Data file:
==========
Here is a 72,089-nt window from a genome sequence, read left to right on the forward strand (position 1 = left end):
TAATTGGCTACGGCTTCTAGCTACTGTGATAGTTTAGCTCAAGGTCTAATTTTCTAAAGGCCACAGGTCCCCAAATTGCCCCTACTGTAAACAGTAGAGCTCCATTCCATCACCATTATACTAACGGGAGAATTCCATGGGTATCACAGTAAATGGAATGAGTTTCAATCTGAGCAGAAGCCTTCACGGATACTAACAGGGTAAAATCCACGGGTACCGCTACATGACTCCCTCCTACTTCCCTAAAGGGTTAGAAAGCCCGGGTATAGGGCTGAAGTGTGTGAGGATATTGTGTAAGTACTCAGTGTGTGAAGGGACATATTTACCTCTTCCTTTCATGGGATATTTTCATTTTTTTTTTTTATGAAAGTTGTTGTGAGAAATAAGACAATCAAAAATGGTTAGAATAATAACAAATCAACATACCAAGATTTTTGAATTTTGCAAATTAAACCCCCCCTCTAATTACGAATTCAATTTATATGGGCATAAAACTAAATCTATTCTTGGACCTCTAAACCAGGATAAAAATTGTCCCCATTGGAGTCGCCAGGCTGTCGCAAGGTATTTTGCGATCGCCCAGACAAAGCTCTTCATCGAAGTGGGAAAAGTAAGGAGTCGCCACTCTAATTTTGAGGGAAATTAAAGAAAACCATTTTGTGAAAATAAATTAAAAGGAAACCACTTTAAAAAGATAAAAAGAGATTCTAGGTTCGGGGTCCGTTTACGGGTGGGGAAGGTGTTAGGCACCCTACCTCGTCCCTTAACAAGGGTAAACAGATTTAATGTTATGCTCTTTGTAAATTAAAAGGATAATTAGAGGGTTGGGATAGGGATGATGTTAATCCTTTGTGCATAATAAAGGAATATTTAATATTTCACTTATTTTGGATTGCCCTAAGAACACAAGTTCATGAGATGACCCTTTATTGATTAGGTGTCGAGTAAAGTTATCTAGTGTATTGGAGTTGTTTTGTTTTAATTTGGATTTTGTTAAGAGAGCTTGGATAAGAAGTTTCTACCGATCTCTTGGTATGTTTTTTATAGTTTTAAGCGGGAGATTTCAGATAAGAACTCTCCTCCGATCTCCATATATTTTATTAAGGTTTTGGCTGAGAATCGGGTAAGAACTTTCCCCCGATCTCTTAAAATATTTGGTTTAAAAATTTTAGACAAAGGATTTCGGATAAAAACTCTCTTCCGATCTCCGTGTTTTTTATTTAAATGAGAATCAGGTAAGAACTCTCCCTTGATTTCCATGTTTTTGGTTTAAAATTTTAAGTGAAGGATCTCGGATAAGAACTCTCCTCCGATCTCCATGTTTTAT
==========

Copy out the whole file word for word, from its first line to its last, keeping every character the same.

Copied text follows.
Here is a 72,089-nt window from a genome sequence, read left to right on the forward strand (position 1 = left end):
TAATTGGCTACGGCTTCTAGCTACTGTGATAGTTTAGCTCAAGGTCTAATTTTCTAAAGGCCACAGGTCCCCAAATTGCCCCTACTGTAAACAGTAGAGCTCCATTCCATCACCATTATACTAACGGGAGAATTCCATGGGTATCACAGTAAATGGAATGAGTTTCAATCTGAGCAGAAGCCTTCACGGATACTAACAGGGTAAAATCCACGGGTACCGCTACATGACTCCCTCCTACTTCCCTAAAGGGTTAGAAAGCCCGGGTATAGGGCTGAAGTGTGTGAGGATATTGTGTAAGTACTCAGTGTGTGAAGGGACATATTTACCTCTTCCTTTCATGGGATATTTTCATTTTTTTTTTTTATGAAAGTTGTTGTGAGAAATAAGACAATCAAAAATGGTTAGAATAATAACAAATCAACATACCAAGATTTTTGAATTTTGCAAATTAAACCCCCCCTCTAATTACGAATTCAATTTATATGGGCATAAAACTAAATCTATTCTTGGACCTCTAAACCAGGATAAAAATTGTCCCCATTGGAGTCGCCAGGCTGTCGCAAGGTATTTTGCGATCGCCCAGACAAAGCTCTTCATCGAAGTGGGAAAAGTAAGGAGTCGCCACTCTAATTTTGAGGGAAATTAAAGAAAACCATTTTGTGAAAATAAATTAAAAGGAAACCACTTTAAAAAGATAAAAAGAGATTCTAGGTTCGGGGTCCGTTTACGGGTGGGGAAGGTGTTAGGCACCCTACCTCGTCCCTTAACAAGGGTAAACAGATTTAATGTTATGCTCTTTGTAAATTAAAAGGATAATTAGAGGGTTGGGATAGGGATGATGTTAATCCTTTGTGCATAATAAAGGAATATTTAATATTTCACTTATTTTGGATTGCCCTAAGAACACAAGTTCATGAGATGACCCTTTATTGATTAGGTGTCGAGTAAAGTTATCTAGTGTATTGGAGTTGTTTTGTTTTAATTTGGATTTTGTTAAGAGAGCTTGGATAAGAAGTTTCTACCGATCTCTTGGTATGTTTTTTATAGTTTTAAGCGGGAGATTTCAGATAAGAACTCTCCTCCGATCTCCATATATTTTATTAAGGTTTTGGCTGAGAATCGGGTAAGAACTTTCCCCCGATCTCTTAAAATATTTGGTTTAAAAATTTTAGACAAAGGATTTCGGATAAAAACTCTCTTCCGATCTCCGTGTTTTTTATTTAAATGAGAATCAGGTAAGAACTCTCCCTTGATTTCCATGTTTTTGGTTTAAAATTTTAAGTGAAGGATCTCGGATAAGAACTCTCCTCCGATCTCCATGTTTTAT